What is crewelwork?
Crewel embroidery, or crewelwork, is a type of surface embroidery using wool. A wide variety of different embroidery stitches are used to follow a design outline applied to the fabric. The technique is at least a thousand years old.
The origin of the word crewel is unknown but is thought to come from an ancient word describing the curl in the staple, the single hair of the wool. The word crewel in the 1700s meant worsted, a wool yarn with twist, and thus crewel embroidery was not identified with particular styles of designs, but rather was embroidery with the use of this wool thread.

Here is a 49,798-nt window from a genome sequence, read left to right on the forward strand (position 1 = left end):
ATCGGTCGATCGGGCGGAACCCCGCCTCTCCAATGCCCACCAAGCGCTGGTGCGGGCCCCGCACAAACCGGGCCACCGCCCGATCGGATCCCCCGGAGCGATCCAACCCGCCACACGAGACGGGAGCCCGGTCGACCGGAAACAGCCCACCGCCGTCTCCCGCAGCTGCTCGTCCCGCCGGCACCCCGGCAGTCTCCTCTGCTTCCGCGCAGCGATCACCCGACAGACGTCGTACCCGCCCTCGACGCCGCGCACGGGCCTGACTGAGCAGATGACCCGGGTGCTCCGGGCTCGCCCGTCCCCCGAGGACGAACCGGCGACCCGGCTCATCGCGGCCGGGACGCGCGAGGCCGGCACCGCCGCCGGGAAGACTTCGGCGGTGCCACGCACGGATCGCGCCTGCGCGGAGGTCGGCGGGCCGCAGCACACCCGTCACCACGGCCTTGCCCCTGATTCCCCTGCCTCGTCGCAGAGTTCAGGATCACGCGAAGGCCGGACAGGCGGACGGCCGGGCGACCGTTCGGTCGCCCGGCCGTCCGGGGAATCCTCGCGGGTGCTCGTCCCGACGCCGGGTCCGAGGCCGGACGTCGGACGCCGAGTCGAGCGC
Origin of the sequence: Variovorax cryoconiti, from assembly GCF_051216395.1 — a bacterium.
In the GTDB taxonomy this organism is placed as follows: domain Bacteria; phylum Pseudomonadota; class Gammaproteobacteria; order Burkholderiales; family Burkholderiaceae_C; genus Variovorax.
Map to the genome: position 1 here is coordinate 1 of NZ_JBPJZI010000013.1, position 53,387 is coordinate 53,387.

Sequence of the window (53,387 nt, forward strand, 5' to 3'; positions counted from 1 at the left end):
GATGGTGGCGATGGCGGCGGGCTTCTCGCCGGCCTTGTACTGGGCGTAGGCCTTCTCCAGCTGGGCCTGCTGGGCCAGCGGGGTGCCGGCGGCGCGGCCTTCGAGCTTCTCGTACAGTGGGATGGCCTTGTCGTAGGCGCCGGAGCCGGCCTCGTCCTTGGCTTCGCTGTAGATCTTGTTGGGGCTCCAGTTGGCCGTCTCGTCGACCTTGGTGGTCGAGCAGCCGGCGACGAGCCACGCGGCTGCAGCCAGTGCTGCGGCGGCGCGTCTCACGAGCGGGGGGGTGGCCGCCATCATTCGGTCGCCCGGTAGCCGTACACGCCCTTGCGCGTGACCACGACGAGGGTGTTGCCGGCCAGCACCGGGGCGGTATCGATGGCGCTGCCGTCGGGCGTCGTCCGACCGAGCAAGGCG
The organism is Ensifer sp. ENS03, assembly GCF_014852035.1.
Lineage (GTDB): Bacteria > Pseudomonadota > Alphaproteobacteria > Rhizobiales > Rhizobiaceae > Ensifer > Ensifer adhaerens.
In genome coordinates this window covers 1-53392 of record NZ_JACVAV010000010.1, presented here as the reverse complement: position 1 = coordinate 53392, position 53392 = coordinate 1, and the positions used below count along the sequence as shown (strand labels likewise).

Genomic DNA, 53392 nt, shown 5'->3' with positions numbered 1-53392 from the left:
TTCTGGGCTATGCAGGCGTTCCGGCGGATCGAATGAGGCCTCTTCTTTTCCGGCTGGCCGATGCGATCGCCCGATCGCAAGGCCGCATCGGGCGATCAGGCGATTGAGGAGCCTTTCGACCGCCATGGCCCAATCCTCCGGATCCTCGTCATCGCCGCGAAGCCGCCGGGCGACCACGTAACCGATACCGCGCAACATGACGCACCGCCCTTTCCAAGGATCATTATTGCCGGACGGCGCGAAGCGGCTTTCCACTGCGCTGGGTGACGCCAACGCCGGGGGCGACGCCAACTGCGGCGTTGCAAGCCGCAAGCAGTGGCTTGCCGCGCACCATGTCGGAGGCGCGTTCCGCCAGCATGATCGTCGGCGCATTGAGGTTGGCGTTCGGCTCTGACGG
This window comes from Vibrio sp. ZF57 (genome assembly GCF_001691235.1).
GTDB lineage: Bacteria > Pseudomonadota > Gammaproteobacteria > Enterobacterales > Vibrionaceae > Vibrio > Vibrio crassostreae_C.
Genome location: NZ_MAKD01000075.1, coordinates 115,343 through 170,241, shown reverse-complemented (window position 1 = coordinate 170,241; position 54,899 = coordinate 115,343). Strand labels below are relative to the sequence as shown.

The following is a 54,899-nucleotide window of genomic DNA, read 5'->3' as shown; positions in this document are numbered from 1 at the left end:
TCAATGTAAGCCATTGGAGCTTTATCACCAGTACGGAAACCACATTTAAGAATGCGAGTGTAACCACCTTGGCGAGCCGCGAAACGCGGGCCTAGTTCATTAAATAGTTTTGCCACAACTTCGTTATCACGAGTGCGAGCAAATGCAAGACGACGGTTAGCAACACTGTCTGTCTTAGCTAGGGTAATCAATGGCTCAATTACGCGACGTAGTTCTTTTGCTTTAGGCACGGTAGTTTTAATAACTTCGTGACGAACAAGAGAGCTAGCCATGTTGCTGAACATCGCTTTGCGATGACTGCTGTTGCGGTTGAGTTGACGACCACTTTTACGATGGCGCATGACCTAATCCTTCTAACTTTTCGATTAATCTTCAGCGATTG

Crewel wool has a long staple; it is fine and can be strongly twisted. Modern crewel wool is a fine, 2-ply or 1-ply yarn available in many different colours. Crewel embroidery is often associated with England in the 17th and 18th centuries, and from England was carried to the American colonies.
The crewel technique is not a counted-thread embroidery, but a style of free embroidery. Crewelwork had its heyday in Britain in the 17th century but has come in and out of fashion several times since then.
Designs range from the traditional to more contemporary patterns. Traditional design styles are often referred to as Jacobean embroidery featuring highly stylized floral and animal designs with flowing vines and leaves.